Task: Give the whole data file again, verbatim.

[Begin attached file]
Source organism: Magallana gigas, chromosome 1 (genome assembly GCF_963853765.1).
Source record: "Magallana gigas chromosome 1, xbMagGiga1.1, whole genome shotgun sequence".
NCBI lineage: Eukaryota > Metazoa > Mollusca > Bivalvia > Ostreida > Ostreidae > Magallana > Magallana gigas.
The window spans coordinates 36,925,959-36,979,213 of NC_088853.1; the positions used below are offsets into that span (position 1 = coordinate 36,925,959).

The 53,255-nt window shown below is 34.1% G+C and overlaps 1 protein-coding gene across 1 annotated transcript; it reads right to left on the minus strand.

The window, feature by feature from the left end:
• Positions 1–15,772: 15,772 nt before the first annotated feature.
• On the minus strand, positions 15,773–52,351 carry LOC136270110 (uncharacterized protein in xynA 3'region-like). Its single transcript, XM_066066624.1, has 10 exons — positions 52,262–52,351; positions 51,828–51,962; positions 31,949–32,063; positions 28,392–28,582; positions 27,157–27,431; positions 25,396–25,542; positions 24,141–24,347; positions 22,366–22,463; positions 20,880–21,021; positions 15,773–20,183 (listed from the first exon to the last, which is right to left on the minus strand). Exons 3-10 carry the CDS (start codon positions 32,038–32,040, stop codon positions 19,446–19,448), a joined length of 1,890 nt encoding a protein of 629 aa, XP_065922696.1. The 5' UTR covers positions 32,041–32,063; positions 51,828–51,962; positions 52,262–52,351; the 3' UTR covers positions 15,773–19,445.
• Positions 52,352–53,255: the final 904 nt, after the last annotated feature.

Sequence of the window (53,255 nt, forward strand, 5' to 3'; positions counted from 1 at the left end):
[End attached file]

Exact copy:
Source organism: Magallana gigas, chromosome 1 (genome assembly GCF_963853765.1).
Source record: "Magallana gigas chromosome 1, xbMagGiga1.1, whole genome shotgun sequence".
NCBI lineage: Eukaryota > Metazoa > Mollusca > Bivalvia > Ostreida > Ostreidae > Magallana > Magallana gigas.
The window spans coordinates 36,925,959-36,979,213 of NC_088853.1; the positions used below are offsets into that span (position 1 = coordinate 36,925,959).

The 53,255-nt window shown below is 34.1% G+C and overlaps 1 protein-coding gene across 1 annotated transcript; it reads right to left on the minus strand.

The window, feature by feature from the left end:
• Positions 1–15,772: 15,772 nt before the first annotated feature.
• On the minus strand, positions 15,773–52,351 carry LOC136270110 (uncharacterized protein in xynA 3'region-like). Its single transcript, XM_066066624.1, has 10 exons — positions 52,262–52,351; positions 51,828–51,962; positions 31,949–32,063; positions 28,392–28,582; positions 27,157–27,431; positions 25,396–25,542; positions 24,141–24,347; positions 22,366–22,463; positions 20,880–21,021; positions 15,773–20,183 (listed from the first exon to the last, which is right to left on the minus strand). Exons 3-10 carry the CDS (start codon positions 32,038–32,040, stop codon positions 19,446–19,448), a joined length of 1,890 nt encoding a protein of 629 aa, XP_065922696.1. The 5' UTR covers positions 32,041–32,063; positions 51,828–51,962; positions 52,262–52,351; the 3' UTR covers positions 15,773–19,445.
• Positions 52,352–53,255: the final 904 nt, after the last annotated feature.

Sequence of the window (53,255 nt, forward strand, 5' to 3'; positions counted from 1 at the left end):